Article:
Nearly three-fourths of Clark County seniors prefer either closing corporate tax loopholes and raising taxes for wealthy Americans over cutting Social Security and Medicare as a means to reduce the country’s burgeoning debt, according to an unscientific poll conducted Thursday at an AARP event in Vancouver.
Reductions to Social Security, Medicare and Medicaid have dominated congressional discussion on how to rein in debt and whether to increase the nation’s $14.2 trillion debt ceiling. Congress must raise the ceiling by Aug. 2 to keep the government from going into default.
AARP Washington has held seven regional community meetings and one statewide teleconference that drew about 17,000 people on June 28 to discuss Medicare and Social Security. The organization used the meetings to provide information, gauge seniors’ stances on hot-button congressional proposals and urge them to contact their representatives to make their opinions known on issues such as vouchers for Medicare and scaling back on Social Security benefits.
More than 200 seniors turned out at Thursday’s event at the Red Lion Hotel Vancouver at the Quay. They were polled electronically on their opinions on various proposals, chiefly how they would seek to reduce the nation’s debt. The questions came amid elevated anxiety over news on Tuesday that Social Security checks might not be issued if Congress doesn’t raise the debt ceiling in time.
“The problem with the debt is two wars and two tax cuts (not Social Security and Medicare),” said Battle Ground resident Dave Rowe. “Little people have to pay for it while corporations are making a profit.”
Asked to choose one out of five possibilities, about 45 percent favored closing corporate tax loopholes. Raising taxes for wealthy Americans was second choice with 28 percent of votes. About 17 percent preferred taking steps to reduce health care cost inflation, such as making medical records more accessible between medical providers so that patients aren’t subject to redundant tests. Ten percent thought the federal government should shift the cost of long-term care to the states, while 1 percent supported cutting Social Security and Medicaid. All percentages were rounded off.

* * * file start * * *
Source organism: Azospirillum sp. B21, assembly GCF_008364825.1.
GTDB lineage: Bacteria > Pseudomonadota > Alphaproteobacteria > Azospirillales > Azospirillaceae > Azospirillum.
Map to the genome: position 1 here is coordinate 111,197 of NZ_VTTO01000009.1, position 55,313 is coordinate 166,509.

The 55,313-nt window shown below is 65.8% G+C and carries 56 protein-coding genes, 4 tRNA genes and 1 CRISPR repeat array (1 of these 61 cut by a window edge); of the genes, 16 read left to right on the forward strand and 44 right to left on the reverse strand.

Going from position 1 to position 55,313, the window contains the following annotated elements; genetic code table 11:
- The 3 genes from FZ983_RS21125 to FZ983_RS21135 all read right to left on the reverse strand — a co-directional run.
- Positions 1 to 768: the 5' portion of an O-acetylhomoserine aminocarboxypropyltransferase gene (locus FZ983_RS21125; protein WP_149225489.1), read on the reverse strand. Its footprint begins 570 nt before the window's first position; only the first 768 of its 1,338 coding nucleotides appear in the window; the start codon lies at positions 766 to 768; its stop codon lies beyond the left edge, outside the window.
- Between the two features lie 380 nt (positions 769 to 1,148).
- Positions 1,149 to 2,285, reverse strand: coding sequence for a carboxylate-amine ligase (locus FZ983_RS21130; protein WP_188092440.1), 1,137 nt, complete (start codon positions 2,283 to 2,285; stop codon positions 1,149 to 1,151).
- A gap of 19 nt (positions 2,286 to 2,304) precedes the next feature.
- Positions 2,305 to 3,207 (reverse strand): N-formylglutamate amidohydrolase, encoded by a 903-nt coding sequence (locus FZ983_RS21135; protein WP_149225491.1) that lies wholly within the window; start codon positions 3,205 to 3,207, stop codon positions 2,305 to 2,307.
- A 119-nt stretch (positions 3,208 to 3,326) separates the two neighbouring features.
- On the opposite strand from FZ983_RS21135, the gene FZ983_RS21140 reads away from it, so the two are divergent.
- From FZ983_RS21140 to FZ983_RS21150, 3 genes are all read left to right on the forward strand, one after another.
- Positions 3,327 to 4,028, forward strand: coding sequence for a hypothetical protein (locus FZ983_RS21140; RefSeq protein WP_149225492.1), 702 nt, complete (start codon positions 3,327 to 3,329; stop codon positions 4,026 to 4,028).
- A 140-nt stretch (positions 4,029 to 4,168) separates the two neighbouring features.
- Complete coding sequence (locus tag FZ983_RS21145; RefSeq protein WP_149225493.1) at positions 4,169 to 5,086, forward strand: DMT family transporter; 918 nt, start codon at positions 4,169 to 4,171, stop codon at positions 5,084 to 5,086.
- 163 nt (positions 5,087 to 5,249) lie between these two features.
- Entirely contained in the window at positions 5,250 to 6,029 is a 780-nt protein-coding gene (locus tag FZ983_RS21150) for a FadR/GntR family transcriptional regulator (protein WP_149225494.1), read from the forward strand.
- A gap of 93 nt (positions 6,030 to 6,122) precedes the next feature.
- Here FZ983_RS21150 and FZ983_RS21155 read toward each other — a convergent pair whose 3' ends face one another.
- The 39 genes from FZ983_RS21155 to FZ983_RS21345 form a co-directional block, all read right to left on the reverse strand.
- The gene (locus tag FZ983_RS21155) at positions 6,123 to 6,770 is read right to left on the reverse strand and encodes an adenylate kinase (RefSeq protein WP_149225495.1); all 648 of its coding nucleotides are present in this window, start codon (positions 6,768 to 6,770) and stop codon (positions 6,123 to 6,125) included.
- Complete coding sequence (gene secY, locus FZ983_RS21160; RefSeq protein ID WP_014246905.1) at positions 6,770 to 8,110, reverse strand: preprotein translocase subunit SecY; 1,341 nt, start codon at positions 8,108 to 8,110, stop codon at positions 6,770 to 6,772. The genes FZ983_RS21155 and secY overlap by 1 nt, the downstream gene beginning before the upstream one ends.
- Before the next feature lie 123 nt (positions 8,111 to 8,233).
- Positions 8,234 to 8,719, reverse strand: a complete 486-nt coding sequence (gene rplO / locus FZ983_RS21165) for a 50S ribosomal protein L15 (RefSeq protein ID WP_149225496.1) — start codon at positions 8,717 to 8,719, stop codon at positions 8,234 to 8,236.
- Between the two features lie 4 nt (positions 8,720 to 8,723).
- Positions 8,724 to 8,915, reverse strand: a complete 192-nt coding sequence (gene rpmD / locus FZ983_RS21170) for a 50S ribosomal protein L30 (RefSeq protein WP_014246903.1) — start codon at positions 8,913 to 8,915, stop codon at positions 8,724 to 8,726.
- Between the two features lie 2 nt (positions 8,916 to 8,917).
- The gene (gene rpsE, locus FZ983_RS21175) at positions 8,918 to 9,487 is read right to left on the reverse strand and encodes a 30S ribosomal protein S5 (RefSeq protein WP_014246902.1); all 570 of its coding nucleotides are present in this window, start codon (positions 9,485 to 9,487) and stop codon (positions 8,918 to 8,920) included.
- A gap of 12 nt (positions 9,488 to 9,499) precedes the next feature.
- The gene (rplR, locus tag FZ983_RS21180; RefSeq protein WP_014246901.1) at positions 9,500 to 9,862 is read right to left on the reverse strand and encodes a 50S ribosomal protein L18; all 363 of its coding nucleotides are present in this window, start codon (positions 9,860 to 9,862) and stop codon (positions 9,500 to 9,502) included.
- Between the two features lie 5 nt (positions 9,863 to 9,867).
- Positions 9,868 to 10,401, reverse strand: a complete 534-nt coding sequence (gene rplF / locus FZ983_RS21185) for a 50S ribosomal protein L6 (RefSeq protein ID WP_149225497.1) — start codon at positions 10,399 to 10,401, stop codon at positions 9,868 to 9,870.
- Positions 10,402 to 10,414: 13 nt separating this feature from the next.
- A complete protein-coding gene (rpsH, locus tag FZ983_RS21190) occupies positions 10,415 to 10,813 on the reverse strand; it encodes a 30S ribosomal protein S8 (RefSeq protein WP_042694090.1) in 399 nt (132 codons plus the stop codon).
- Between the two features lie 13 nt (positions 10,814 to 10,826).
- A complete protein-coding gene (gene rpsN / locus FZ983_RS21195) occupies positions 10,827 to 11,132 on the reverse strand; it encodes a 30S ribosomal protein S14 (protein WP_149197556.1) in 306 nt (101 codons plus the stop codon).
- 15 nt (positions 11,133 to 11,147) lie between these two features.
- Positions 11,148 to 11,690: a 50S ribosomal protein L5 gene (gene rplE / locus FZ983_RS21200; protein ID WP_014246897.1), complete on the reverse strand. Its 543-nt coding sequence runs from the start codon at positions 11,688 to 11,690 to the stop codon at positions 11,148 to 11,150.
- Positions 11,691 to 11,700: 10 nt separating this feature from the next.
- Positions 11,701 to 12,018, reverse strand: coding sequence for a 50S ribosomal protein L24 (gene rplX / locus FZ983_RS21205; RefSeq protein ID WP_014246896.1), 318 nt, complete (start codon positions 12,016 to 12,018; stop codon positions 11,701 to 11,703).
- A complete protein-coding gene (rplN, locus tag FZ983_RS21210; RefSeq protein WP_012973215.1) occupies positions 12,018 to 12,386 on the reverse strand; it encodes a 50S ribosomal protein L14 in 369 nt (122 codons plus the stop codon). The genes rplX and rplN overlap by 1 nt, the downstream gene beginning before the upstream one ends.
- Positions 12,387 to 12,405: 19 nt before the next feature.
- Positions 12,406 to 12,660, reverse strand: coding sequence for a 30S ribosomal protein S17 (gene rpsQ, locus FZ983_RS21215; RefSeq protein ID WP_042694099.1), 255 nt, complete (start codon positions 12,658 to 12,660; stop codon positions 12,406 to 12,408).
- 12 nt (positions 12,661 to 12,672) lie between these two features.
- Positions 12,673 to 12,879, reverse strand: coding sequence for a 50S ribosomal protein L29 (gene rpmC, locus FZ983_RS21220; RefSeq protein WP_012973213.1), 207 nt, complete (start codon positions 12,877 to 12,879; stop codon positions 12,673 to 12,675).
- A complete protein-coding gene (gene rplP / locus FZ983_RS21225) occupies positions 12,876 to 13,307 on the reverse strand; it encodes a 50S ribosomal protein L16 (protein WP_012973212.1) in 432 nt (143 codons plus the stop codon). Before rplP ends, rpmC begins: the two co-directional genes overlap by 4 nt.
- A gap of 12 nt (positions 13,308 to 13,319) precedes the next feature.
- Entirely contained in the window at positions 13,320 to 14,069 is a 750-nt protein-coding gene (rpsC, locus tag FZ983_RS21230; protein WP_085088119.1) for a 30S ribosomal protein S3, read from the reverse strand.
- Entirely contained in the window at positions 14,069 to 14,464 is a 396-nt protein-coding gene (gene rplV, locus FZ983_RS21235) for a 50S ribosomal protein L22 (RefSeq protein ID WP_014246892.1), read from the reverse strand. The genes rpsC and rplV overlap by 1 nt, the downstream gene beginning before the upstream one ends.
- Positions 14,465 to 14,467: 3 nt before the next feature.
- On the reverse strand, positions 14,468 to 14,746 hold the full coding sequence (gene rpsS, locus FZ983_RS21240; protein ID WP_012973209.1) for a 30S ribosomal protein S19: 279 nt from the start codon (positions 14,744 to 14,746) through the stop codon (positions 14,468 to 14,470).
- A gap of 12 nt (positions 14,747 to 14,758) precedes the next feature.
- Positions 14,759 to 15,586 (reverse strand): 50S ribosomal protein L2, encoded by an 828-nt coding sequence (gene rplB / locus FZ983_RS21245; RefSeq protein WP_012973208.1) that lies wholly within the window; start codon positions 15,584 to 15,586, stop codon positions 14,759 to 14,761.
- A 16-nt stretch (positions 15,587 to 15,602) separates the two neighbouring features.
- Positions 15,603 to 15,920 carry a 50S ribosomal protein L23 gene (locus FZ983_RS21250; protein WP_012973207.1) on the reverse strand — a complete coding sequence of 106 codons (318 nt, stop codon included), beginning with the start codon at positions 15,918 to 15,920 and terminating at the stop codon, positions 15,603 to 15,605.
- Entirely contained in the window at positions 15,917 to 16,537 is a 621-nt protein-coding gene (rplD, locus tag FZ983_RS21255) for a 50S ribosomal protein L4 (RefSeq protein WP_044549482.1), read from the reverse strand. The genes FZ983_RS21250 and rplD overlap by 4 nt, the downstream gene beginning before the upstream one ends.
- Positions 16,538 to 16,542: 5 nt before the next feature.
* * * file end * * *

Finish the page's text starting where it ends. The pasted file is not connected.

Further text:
“Social Security should not be touched,” said Vancouver resident Joan Pesheck. “That was put in a trust fund. (Congress) has been taking money out of that trust fund, and that’s not right.”
AARP Washington spokesman Jason Erskine said the polling results aren’t scientific, but results were similar across the board at the seven regional meetings and one state meeting.
“It is an interesting snapshot of the room and probably is pretty representative,” Erskine said.
“The bottom line we are hearing is, don’t cut Social Security and Medicare to take care of the deficit,” he said.
About 1 million people in the state receive Social Security. For one in five of them, the benefit accounts for 90 percent of their total income, said Andy Landis, a Seattle-based consultant on Social Security and retirement planning who spoke at Thursday’s event. About 30 percent of seniors stay out of poverty as a result of the benefit, Landis said.
About 94 percent of Vancouver respondents Thursday said their financial security includes Social Security.
AARP Washington Director Doug Shadel and Volunteer State President John Barnett met with a total of 180 lawmakers in Washington, D.C., on Wednesday to urge them to protect the programs. One challenge they faced during the visits was a lack of concrete proposals for solutions in Congress.
“There are no tangible proposals,” Shadel said. “It’s pretty fluid right now.”
Local representatives have a mixed record on proposed cuts to the programs.
Rep. Jaime Herrera Beutler, R-Camas, in April voted for a budget proposal by Congressman Paul Ryan, R-Wis., that would have significantly reduced Medicare and Medicaid. U.S. Sens. Patty Murray and Maria Cantwell of Washington voted against the same proposal the following month.
Representatives from all three lawmakers’ offices who attended the AARP event Thursday stated the lawmakers would seek to protect Social Security.